You may remember our former student, Shareen Elnaschie, from her article on building disaster-resilient communities in flood-prone areas and her recent competition for creative activism. Today at EJOLT (Environmental Justice, Organizations, Liability and Trade) we can read her new article Rio Tinto: Compensation manipulation in southeast Madagascar, which highlights the deceiving compensation packages dealt by developers to poor rural communities as a way of legitimizing land grabs and the exploitation of natural resources.

She zeros in on the case of Anosy, a remote region in southeast Madagascar, where the lease of 6,000 ha of land for ilmenite extraction in a deal struck by mining giant Rio Tinto with the Government of Madagascar (QMM), has resulted in widespread displacement of locals threatening traditional ways of life and stability in the area.

Through vague compensation claims and subjective benefits open to interpretation, Rio Tinto “justifies both the degradation of forest through mining and the need to create conservation zones necessary to offset the damage caused…effectively re-packaging essential offsets as project benefits in order for QMM to appear more like a responsible developer.” This can have dire consequences in places like Madagascar where conservation is critical and on which livelihoods depend.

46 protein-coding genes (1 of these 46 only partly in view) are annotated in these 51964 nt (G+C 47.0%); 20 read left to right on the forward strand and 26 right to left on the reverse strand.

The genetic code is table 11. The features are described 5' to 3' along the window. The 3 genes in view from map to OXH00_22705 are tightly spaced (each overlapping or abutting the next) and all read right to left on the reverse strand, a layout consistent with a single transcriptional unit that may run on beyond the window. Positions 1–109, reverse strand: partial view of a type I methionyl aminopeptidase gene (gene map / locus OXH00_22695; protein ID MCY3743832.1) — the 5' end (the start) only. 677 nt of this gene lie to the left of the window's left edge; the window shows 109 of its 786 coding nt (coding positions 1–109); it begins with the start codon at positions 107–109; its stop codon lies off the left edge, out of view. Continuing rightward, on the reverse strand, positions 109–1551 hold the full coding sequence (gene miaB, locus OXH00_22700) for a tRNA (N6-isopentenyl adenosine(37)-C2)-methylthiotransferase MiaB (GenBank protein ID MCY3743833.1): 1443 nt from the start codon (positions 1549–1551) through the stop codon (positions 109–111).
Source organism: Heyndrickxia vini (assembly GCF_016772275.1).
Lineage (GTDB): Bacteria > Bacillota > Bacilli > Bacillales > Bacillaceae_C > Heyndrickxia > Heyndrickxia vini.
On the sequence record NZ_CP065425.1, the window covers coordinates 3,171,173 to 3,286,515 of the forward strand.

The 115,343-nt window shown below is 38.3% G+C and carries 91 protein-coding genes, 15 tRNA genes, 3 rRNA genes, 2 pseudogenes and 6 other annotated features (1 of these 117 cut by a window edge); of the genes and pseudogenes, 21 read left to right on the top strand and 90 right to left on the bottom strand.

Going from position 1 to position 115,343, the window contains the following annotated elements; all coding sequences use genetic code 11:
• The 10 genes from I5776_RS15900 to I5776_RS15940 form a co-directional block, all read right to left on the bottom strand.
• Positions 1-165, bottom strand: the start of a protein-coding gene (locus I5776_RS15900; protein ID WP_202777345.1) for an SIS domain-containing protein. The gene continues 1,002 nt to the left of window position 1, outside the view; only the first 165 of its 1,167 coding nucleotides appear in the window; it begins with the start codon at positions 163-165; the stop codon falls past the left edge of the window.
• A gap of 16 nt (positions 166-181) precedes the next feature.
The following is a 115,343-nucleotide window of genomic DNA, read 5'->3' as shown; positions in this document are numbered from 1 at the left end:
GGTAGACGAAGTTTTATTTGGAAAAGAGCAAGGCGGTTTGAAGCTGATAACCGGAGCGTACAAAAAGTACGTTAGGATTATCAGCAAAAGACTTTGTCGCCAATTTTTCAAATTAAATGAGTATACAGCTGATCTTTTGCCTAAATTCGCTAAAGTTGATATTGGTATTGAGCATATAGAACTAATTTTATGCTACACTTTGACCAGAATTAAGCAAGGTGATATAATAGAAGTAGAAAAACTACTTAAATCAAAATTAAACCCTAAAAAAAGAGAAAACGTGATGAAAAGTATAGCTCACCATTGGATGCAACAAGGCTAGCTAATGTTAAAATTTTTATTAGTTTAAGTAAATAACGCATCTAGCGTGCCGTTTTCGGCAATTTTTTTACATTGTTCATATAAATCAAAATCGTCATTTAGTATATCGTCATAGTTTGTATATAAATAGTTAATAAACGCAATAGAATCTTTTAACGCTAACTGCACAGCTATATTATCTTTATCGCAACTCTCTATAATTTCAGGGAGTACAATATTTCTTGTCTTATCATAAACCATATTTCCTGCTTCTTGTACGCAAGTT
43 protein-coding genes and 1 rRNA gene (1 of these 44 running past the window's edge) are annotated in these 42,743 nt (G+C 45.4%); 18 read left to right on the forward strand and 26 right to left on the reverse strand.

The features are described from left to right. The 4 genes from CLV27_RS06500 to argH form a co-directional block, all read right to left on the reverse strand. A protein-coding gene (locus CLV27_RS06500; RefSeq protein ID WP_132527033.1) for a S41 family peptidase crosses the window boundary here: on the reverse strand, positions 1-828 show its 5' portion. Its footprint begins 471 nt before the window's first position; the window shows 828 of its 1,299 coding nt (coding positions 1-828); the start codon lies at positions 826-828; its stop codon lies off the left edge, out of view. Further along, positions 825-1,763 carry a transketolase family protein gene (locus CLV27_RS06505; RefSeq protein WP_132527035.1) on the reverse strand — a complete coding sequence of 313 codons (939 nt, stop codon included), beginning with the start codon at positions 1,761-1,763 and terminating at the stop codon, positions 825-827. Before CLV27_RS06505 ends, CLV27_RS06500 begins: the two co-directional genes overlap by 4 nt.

Shareen points out:

“Attempts to simultaneously extract and protect resources result in the rapid removal of vast amounts of land from community use.  Current development models aim to mitigate and offset these effects through compensatory and conservation responses but typically these do not address the complex link between community vulnerability and ecosystem vulnerability.  These inadequate responses inevitably lead to ecological distribution conflicts; they stem from the way that differing value systems are deployed in development projects.”

While corporations get away with the business-as-usual-unsustainable practices disguised by faux-sustainability-discourses and bogus compensation packages, poor communities continue to suffer displacement and the erosion of their resilience. Development models need to address the complex link between community vulnerability and ecosystem vulnerability and vastly improve community engagement processes where the livelihoods of entire communities are at stake.

Read the entire article at EJOLT.

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